Nature Short Fiction #8 – An Arbor Day Dream

Around him the sea of grass rose and fell, rose and fell, shimmering with sunlight like ocean waves catching the sun. The brightness of it – the GREENNESS of it hurt his eyes. But there was no place to go for refuge. All he could do was lie down in the grass and let the tall stems and leaves tower over him providing a shifting sun shelter.

He lay on his side, as straight and thin as a rod from a willow tree. Above his head, a tiny grasshopper sparrow twittered. On a grass stalk just in front of his face an ant paused in its climb upward to wave its antennae at him. On the ground, near his hand, a cricket chirped. The grass whispered. Shhhhhhhh. Shhhhhhhh.

He remembered the willow tree at home, the one that grew on the stream bank, the one whose enormous tangle of thin branches whipped about in the wind. It was the same tree that seemed to droop low in the rain, and the one that provided shelter behind a wide deeply furrowed trunk when the north wind blew.

He knew that there were other types of trees as well, tall maples with leaves that flashed red in the fall, and giant oaks with branches as thick as the trunks of other trees. Trees had names like elm, and ash and alder and birch, pine and spruce and fir and cedar. So many trees existed in the world, but none were in sight.

He reached down and felt the little lumps in his pocket. Uncle had sent him on the mission, and he best get to it. He stood on his toes, so that he could see the grass ocean. He turned in a circle, looking for a break in the waving green, hoping for a place, just one open place near water where a tree might grow. When he saw the break, he moved through the grass toward it. Grasses brushed his legs as he walked, and reached for his arms. He pushed on and on as the sun dropped in the sky.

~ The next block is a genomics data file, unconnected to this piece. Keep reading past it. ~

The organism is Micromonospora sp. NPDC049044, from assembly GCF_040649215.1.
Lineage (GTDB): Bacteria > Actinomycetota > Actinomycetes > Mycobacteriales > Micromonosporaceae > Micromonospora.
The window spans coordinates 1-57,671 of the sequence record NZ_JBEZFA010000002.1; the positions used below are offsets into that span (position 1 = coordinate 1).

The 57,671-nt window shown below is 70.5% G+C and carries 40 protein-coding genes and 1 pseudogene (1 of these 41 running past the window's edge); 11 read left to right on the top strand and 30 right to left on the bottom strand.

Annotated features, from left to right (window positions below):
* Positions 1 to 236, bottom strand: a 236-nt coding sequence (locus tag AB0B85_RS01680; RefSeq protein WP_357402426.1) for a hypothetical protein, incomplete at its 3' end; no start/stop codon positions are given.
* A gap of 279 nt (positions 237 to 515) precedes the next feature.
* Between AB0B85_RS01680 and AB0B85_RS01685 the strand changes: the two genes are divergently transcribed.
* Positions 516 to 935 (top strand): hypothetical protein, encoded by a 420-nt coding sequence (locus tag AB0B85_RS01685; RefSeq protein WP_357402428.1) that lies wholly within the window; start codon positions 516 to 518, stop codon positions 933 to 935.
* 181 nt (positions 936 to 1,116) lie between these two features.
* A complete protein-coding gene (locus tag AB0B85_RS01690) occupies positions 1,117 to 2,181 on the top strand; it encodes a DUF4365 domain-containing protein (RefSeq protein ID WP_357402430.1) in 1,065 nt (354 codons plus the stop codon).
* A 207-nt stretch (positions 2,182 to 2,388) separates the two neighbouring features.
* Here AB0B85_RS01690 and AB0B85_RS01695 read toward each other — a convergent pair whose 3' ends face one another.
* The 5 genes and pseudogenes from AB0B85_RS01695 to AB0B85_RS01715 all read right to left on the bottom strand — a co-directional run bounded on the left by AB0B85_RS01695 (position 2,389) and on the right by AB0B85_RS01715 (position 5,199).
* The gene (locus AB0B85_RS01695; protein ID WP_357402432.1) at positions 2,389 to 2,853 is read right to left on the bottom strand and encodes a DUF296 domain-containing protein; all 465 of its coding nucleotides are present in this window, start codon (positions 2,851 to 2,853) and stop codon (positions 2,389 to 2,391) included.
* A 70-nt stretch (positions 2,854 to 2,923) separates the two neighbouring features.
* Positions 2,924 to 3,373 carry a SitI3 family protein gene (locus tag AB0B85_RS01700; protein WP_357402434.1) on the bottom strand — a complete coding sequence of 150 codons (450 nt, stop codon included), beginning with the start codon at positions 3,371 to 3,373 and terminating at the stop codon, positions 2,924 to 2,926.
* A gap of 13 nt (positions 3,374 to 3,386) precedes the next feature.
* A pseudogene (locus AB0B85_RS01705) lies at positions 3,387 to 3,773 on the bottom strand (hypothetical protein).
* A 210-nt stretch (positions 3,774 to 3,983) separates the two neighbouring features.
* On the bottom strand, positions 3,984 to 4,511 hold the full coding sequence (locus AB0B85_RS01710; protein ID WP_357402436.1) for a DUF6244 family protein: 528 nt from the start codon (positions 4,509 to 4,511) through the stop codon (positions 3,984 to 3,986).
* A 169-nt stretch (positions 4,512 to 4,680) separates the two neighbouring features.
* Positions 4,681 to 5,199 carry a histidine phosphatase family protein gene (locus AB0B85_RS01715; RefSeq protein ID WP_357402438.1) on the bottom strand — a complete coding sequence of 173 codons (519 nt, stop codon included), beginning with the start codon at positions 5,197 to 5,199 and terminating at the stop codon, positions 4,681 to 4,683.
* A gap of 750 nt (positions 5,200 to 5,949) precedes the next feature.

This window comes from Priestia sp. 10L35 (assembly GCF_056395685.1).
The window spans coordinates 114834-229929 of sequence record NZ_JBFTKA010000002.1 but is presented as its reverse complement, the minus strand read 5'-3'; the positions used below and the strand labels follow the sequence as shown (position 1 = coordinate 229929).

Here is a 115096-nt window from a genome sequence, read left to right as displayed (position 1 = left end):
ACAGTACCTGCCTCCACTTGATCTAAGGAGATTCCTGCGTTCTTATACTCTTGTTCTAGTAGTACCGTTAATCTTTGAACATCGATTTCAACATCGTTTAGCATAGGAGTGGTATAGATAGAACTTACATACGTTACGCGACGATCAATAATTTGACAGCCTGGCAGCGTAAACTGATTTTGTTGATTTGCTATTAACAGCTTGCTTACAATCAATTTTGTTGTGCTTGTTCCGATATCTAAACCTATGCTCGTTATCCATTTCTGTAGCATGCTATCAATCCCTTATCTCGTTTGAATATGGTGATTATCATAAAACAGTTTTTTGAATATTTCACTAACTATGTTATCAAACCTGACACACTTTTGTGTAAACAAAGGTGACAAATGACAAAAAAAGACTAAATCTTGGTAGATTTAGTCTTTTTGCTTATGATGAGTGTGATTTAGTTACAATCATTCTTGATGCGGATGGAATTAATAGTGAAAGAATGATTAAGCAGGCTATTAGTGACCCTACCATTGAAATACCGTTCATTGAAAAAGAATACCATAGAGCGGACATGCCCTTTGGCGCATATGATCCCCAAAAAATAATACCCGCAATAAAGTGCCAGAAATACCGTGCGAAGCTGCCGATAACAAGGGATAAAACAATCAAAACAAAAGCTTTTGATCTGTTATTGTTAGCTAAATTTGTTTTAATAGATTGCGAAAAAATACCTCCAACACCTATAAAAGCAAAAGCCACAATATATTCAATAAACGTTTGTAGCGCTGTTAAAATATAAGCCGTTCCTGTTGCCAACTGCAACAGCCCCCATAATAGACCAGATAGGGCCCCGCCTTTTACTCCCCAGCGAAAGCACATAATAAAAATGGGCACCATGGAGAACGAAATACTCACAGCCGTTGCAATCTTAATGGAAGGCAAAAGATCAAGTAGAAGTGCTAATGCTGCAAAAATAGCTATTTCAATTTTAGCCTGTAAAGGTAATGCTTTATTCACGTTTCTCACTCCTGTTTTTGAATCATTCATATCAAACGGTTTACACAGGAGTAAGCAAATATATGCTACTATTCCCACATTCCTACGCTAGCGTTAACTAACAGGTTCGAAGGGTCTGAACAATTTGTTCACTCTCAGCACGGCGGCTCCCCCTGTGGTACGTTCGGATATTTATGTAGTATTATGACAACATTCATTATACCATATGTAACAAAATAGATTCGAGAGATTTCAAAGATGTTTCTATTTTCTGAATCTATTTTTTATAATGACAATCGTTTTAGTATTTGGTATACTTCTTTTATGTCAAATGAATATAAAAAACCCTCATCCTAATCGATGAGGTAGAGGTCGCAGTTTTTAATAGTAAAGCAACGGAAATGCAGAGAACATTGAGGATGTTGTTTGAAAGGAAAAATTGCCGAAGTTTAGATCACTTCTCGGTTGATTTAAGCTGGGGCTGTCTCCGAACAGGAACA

He heard the stream before he saw it, then, at last, clear water that bubbled over rocks and swirled in a little eddy underneath a creekbank. He slipped over the edge into the water, and let the coolness lick at his feet and toes. Eyes wide, he studied the bank looking for just the right place where a tree’s roots might grab hold. When he found it, he reached into his pocket, grabbed one seed, and pushed it far down into the warm, soft earth. Yes, this is the place, he thought, the perfect place fror a tree to grow big and strong, providing wood for fires and shelter, and making more seeds so that more trees will grow.

Several feet down the bank, he pushed in another seed, and then another, and another.

Later, tired, but satisfied, he lay down on the creekbank and let the babbling water lull him to sleep as night fell.

Tomorrow he’d plant more seeds, and more seeds, and some day, the trees would shade the creek bank. Then all kinds of animals could have a home there, and find shelter from the hot sun.

When he was grown up, there would be a big tree to shelter him from the rain and take a nap under. It all started with the seeds in his pocket.

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